Micro-phenomenology of nature
Claire Petitmengin (Archives Husserl, ENS Paris)
Claire Petitmengin <firstname.lastname@example.org>
This study explores the hypothesis that our way of life and the ecological disaster it is bringing about originates in our blindness to what is nevertheless closest to us: our own lived experience, and notably its “felt” dimension, where the separation that we usually think we perceive between “inner” and “outer” spaces becomes permeable and even vanishes.
Petitmengin, C. (2021). Anchoring in lived experience as an act of resistance. Constructivist Foundations, 16(2), 172-181. https://constructivist.info/16/2/172
Photo by: Wynn Bullock
Investigating the Experience of Connection to Nature
How can our lived experience contribute to renewing our relationship with ourselves, with others and with the world in a more caring and respectful way? How does our bodily experience contribute to a form of knowledge that brings us closer to what is alive in us and around us?
Our project aims at exploring and documenting the experience of connection/disconnection with nature (trees, fields, wind, rain, stones, animals, ...) and other people, based on micro-phenomenological interviews. We will accompany people to describe their experience of one or more moments in which they felt that the degree of their connection with nature varied (increase or decrease).
ExCoNat aims at contributing to the fields of eco-psychology - understanding how people manage to regain contact with their own experience and how the experience of the unity of "human beings" and "nature" emerge – and educational sciences – broadening our conceptions of knowledge and knowing and understanding how contemplative pedagogies allow (or not) the relation between inter- being and our inner being.
Magali Ollagnier-Beldame (CNRS)
Véronique Servais (Université de Liège)
Pietro Varrasso (Conservatoire Royal de Liège)
Magali Ollagnier-Beldame <magali.ollagnier-
Véronique Servais <email@example.com>
Pépinière interdisciplinaire « Laboratoire de
L’Education », UMS CNRS 3773
Professor Robert Brown
Zoe Latham <firstname.lastname@example.org>
This research argues for a re-conceptualisation and extension of place and landscape within architectural praxis, reflecting an understanding of landscape as a spatialisation of cultural imaginings and their capacity to engender identity and belonging. The intent of the research and of this talk is not to redefine landscape as such, but rather better understand phenomena that inform a greater connectivity between cognitive and bodily experience and the environment in turn drawing upon this insight to expand architectural discourse with an anthropologic and phenomenological sense of place.
Casting a line to place
Embodied rituals, cultural landscapes and their potential to (re)connect
Phenomenology of Human Self-organization for Collective Common Good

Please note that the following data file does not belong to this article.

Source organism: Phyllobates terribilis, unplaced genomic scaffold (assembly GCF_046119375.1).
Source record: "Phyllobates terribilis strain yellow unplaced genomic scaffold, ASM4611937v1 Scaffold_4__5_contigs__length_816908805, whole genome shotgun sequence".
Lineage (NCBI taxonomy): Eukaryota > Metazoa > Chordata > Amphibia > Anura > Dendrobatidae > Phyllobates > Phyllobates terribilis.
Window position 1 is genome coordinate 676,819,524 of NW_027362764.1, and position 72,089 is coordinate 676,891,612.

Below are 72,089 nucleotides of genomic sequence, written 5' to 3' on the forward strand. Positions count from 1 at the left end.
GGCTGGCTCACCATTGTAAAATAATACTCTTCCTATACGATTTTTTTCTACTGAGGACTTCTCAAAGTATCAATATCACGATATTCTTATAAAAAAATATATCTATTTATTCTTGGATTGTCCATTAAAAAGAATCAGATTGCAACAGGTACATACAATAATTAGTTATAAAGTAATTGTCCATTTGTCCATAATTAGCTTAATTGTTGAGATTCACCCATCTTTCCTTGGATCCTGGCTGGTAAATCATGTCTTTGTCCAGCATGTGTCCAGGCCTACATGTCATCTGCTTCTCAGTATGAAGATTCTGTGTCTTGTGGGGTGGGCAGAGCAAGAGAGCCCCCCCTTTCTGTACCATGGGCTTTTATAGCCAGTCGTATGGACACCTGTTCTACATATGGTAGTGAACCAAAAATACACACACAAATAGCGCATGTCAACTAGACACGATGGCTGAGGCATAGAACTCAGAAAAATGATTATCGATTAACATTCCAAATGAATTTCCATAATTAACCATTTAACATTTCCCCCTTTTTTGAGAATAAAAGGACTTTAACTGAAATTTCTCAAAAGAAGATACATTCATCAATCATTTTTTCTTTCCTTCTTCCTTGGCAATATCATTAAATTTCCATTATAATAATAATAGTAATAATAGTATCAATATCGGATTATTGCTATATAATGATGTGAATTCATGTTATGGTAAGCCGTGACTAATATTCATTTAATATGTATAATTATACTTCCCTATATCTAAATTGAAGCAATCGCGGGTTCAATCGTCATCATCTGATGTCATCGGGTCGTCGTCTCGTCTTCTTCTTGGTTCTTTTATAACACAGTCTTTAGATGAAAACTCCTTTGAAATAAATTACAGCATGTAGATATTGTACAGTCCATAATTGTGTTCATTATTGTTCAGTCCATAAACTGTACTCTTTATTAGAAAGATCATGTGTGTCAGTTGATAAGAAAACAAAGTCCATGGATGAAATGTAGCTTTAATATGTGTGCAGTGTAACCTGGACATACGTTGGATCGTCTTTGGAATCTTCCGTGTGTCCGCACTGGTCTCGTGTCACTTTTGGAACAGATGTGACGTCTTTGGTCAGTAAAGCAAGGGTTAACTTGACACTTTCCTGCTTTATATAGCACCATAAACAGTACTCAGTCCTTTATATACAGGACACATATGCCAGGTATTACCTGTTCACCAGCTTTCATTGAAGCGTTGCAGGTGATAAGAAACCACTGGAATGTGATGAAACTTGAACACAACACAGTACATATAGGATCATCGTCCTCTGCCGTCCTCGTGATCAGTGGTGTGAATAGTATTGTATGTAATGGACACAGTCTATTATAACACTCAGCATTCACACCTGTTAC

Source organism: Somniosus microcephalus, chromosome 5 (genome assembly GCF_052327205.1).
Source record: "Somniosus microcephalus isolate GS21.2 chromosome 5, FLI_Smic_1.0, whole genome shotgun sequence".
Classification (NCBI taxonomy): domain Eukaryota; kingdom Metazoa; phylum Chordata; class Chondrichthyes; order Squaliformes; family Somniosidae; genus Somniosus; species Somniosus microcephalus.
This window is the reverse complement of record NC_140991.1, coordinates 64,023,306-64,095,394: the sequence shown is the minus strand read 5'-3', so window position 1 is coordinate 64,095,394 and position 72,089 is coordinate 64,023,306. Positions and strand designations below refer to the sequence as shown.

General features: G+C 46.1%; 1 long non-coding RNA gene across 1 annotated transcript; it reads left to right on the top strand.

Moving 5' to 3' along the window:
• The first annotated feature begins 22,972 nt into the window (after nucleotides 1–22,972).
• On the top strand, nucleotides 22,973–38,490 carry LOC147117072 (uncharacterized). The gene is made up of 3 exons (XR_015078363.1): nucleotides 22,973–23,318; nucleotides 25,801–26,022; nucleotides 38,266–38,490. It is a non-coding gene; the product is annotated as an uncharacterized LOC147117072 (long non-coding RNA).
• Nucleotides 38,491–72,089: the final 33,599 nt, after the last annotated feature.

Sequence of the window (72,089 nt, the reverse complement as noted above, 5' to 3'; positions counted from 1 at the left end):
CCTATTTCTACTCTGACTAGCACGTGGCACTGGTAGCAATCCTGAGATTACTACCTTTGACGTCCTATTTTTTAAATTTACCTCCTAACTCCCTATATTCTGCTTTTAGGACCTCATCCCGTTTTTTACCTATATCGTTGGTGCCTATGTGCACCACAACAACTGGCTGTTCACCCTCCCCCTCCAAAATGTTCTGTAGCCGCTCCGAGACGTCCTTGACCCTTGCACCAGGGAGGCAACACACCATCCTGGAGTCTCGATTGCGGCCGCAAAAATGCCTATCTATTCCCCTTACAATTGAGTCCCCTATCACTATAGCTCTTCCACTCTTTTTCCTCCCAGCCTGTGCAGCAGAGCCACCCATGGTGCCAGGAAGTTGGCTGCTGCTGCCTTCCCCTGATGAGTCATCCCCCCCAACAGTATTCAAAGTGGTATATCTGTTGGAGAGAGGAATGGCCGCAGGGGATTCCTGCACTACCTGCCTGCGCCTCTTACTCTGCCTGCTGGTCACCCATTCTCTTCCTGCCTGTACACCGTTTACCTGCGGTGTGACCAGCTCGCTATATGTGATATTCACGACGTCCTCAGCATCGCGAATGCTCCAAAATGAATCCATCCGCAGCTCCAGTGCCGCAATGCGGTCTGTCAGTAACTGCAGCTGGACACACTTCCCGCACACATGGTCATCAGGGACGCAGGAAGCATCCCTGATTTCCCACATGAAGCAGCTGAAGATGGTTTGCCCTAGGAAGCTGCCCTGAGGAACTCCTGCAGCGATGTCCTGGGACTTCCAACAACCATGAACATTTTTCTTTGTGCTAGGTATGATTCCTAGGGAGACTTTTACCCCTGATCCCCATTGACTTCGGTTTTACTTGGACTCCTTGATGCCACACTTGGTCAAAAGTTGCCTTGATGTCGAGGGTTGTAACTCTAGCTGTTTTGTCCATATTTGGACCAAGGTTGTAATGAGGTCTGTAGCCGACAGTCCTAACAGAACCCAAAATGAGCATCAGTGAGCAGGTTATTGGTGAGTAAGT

Litzuli Zarate M.A - Lead researcher (Universidad Autonoma de Queretaro)
Gabina Villagran PhD - Director (Unviersidad Autonoma de Mexico)
Patricia Perez - Co-Director (Universidad Autonoma de Queretaro)
Litzuli Zarate <email@example.com>
Gabina Villagran <firstname.lastname@example.org>
CONACYT scholarship (Mexican National Council of Science and Technology)
Ongoing (Jan 2021–Dec 2024)
Context: According to the UN, the 80% of biodiversity is on indigenas hands. In México, 50% of the land is indigenas and mestizos’ common land. Most of them, are part of the 60% of Mexican population living in poverty conditions mostly concentrated on the countryside, where development projects have been implemented since the 70s, producing scares economic benefits but important negative impacts on the ecological and social spheres. With a highly corrupted government and rising inequality conditions, the pertinence of self-organized projects increases which benefit all spheres: social, cultural, ecological and economic.
Problem: Evidence appealing to human selfishness, suggests a low possibility of success for the self-organization human capacity for the common good. Even though, there are a few groups that have succeeded. The unknown is “how” they do it. Having multi-diversity of variables, there are one element this kind of groups shares, that we state as, they “see their future together”. Apparently, this statement could reveal a notion of interdependence which acts as a trigger for the individual to move toward self-organizing for the common good. Additionally, it seems that there is a process by which this experience is collectivized.
Method: (on going) In order to observe phenomenologically this hypothesis that happens on the experience lived by the individuals of the groups “seeing their future together”, we appeal to micro-phenomenology approach through interviewing them, first collectively and then selected individuals.
By understanding this individual and collective experiences perhaps it will serve as insightful knowledge to accompanying other groups struggling to succeed for the common good.
Keywords: self-organization, common good, interdependence, lived experience, micro-phenomenology